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Enclose the high seas

I always knew there was something fishy about the Spectator. My suspicions were confirmed by the article which surfaced for air last week (but which I have only just got around to reading).

The author is very troubled by the apparently catastrophic collapse in fish stocks:

In a single human lifetime we have inflicted a crisis on the oceans, comparable to what Stone Age man did to the mammoth and the sabre-toothed tiger, what 19th-century Americans did to the bison and the passenger pigeon, what 20th-century British and Norwegians did to the great whales, and what people in this century are doing to rainforests and bushmeat. This crisis is caused by overfishing.

The emotionally overdone analogies (integral to any discussion concerning wildlife or the environment it seems) could well tempt me into dismissing his entire thesis. But that would prevent me from making what I regard as a more important point so, for now at least, I am willing to play along with the proposition that fish stocks are, indeed, under some degree of threat. In any event, I have no evidence to the contrary.

But at this point the author of the article and I part company, as the former goes on to lay the blame for impending eco-disaster on the proliferation of celebrity chefs with their apparently insatible appetites for exotic fish dishes. A conclusion so absurd as to be almost worthy of satire.

In common with every other ‘opinion former’, the author draws on what he regards as an unarguably correct and obvious equation: if some species of fish are dying out it can only be because we greedy, selfish humans are eating too many of them. Not once does it seem to occur to the author that if that equation were true then we surely would have chomped cattle, pigs, sheep and chickens into extinction long ago.

The dwindling numbers of marine animals is a ‘tragedy of the commons’ arising from the fact that the high seas are insufficiently owned. Apart from some nationalised coastal waters, fishermen are pretty much at liberty to trawl for as much fish as they can lay their hands on anywhere they please, anyhow they please and as often as they like. There is simply nothing to stop them.

In such circumstances, it is hardly surprising that they fail to husband or manage the species they live off. There is no incentive for them to do so. However, if stretches of sea were owned in the same way as land is owned then not only would the owners be able to bar trespassers but (as with land farmers) they would have an commercial incentive to find ways to breed as much edible marine life as possible for human consumption and resultant profit. Hence the countless millions of farm animals in the world despite the prodigious rate at which we humans kill and eat them.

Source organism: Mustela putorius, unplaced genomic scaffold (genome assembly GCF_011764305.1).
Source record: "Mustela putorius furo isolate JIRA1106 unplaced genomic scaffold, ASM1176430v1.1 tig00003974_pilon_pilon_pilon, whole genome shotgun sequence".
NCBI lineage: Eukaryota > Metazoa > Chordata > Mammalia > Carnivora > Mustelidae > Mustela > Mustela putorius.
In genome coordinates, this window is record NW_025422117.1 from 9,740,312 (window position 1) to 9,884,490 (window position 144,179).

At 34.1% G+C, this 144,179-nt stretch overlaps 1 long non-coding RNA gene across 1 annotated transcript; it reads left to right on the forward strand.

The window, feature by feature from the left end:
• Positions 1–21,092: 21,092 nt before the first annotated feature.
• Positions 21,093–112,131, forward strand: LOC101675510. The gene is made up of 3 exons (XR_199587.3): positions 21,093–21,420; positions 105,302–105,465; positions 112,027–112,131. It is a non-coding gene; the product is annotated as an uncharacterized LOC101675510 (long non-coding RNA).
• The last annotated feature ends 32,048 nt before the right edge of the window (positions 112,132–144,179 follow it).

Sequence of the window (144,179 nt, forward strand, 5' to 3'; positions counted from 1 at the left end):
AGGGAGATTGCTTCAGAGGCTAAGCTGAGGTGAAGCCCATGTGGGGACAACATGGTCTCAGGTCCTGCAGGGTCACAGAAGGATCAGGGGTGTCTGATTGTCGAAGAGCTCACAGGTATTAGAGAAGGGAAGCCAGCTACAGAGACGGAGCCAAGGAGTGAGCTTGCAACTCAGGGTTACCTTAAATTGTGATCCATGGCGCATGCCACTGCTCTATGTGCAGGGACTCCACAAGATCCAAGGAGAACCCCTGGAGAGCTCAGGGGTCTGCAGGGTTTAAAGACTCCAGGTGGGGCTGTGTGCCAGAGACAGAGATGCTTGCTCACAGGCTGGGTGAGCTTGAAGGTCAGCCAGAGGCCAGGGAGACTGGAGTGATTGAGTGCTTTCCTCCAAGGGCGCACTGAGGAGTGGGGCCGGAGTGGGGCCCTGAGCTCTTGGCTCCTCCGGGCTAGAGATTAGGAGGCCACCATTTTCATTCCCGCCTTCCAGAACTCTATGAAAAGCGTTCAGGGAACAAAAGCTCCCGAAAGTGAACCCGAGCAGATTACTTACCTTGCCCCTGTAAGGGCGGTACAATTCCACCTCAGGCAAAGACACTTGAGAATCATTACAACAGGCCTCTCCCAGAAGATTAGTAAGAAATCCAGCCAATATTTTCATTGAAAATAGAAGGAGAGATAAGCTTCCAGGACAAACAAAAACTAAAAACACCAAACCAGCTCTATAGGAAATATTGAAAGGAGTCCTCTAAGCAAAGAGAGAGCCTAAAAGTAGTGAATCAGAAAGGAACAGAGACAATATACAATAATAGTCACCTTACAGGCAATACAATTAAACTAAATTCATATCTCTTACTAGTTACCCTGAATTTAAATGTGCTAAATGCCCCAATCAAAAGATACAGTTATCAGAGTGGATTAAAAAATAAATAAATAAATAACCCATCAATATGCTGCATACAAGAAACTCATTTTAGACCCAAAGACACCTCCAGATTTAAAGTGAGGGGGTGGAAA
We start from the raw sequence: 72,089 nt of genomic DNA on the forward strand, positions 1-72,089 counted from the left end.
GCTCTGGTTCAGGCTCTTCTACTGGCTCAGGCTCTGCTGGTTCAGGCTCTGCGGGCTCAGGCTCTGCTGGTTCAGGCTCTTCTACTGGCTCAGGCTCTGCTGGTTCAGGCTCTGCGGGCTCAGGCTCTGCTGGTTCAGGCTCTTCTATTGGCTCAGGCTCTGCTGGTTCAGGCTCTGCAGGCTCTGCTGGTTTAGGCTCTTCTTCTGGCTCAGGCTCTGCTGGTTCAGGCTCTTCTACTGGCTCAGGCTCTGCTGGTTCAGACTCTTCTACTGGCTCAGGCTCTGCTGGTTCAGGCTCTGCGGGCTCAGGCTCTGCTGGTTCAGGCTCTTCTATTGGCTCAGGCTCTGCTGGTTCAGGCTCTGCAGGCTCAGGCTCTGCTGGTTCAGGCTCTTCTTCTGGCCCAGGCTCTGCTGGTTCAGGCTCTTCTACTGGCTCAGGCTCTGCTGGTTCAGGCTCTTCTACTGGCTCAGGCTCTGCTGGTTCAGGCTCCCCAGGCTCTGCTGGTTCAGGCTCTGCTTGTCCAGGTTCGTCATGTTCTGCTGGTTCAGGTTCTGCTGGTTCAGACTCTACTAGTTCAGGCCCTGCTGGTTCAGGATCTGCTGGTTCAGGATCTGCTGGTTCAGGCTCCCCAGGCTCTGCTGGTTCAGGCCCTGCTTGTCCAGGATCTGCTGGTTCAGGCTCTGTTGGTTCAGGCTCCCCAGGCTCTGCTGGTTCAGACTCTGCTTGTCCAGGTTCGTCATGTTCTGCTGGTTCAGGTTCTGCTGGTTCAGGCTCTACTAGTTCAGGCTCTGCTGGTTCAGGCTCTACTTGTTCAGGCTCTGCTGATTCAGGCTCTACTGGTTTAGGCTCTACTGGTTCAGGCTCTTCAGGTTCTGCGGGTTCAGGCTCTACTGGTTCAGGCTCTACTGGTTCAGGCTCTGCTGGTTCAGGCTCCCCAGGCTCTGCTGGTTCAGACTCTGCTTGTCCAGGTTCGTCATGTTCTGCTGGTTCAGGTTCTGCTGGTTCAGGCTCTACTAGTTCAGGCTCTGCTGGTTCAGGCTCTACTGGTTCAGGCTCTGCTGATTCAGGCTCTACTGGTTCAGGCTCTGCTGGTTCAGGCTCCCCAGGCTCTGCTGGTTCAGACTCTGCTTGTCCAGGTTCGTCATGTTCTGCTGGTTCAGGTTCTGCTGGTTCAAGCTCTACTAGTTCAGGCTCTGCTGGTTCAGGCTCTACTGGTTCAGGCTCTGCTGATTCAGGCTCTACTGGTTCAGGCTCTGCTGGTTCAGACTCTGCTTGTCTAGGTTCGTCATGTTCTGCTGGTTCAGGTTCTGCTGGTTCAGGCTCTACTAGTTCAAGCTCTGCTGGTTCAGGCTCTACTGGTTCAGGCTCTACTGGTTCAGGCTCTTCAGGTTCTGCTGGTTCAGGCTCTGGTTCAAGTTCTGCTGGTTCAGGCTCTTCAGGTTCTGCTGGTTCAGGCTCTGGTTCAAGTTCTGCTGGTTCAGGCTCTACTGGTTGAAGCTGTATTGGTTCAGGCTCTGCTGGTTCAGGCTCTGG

Until such times as the oceans are parcelled up into ‘watersteads’, stocks of marine animals will continue to decline. If you want to save the seas from becoming a watery grave, privatise them now.

20 comments to Enclose the high seas

  • While I broadly agree with this post, I have to point out the major difference between land and sea (other than wetness): fences. A farmer owns not only land but livestock, and can erect fences to stop his livestock moving onto someone else’s land. Were a fisherman to own a stretch of sea, it is difficult to see how the ownership of the fish (and plants and mammals and crustaceans and invertebrates) would be managed. For instance, if he knows that his neighbours are overfishing, how does he stop “his” fish swimming onto their property and having their stocks decimated?

    Any ideas?

  • Richard Garner

    “any ideas?”

    There are means of tracking fish presently used in marine research. In addition, there are certain environments that certain types of fish are attracted to. Artificially manufacturing those environments will all owners of that area to keep fish in that area.

  • ernest young

    If you want to save the seas from becoming a watery grave, privatise them now.

    Doesn’t the author really mean ‘nationalise’ them now? That is, they become the domain of States and Nations, or even worse, the United Nations, thereby ensuring that we have even more to argue about, and, of course, to wage war over.

    The whole article is just another piece of pseudo-intellectual nonsense, concocted to fill a space, on a quiet day.

    From the sections that you quote, it sounds very much as though it was written by one of those worthy individuals who have too much time on their hands, and is looking for some ‘enviro’ flag to wave. Next thing they will be having a ‘Save the Sardine’ campaign, or maybe a fifty pound a plate Lobster dinner to help finance the campaign.

    These morons just do not realise that they are doing more harm than good, by espousing such stupid ideas. The net effect being to add to the totally mind numbing effect of yet another worthy cause in need of funding. It is not that that the piece was even well written.

  • Richard Garner

    “any ideas?”

    There are means of tracking fish presently used in marine research. In addition, there are certain environments that certain types of fish are attracted to. Artificially manufacturing those environments will all owners of that area to keep fish in that area.

  • Richard,

    Tracking fish is all very well, but doesn’t solve the problem of whose they are.

    Your second point is a good one, though.

  • There are problems with owning a bit of ocean since so many creatures live portions of their lives in different areas.

    Sea farming works by using huge cages to contain fishes.

    ITQs, or individual tradable quotas, give fishermen an asset that they can buy and sell, based on establishment of a total allowable catch.

    Lynne Kiesling is a blogger you may admire that has done useful work on this subject.

  • zmollusc

    Reduce the appeal of fishing by getting scientists to stop cloning hitler from aliens’ stem cells and having them construct some krakens.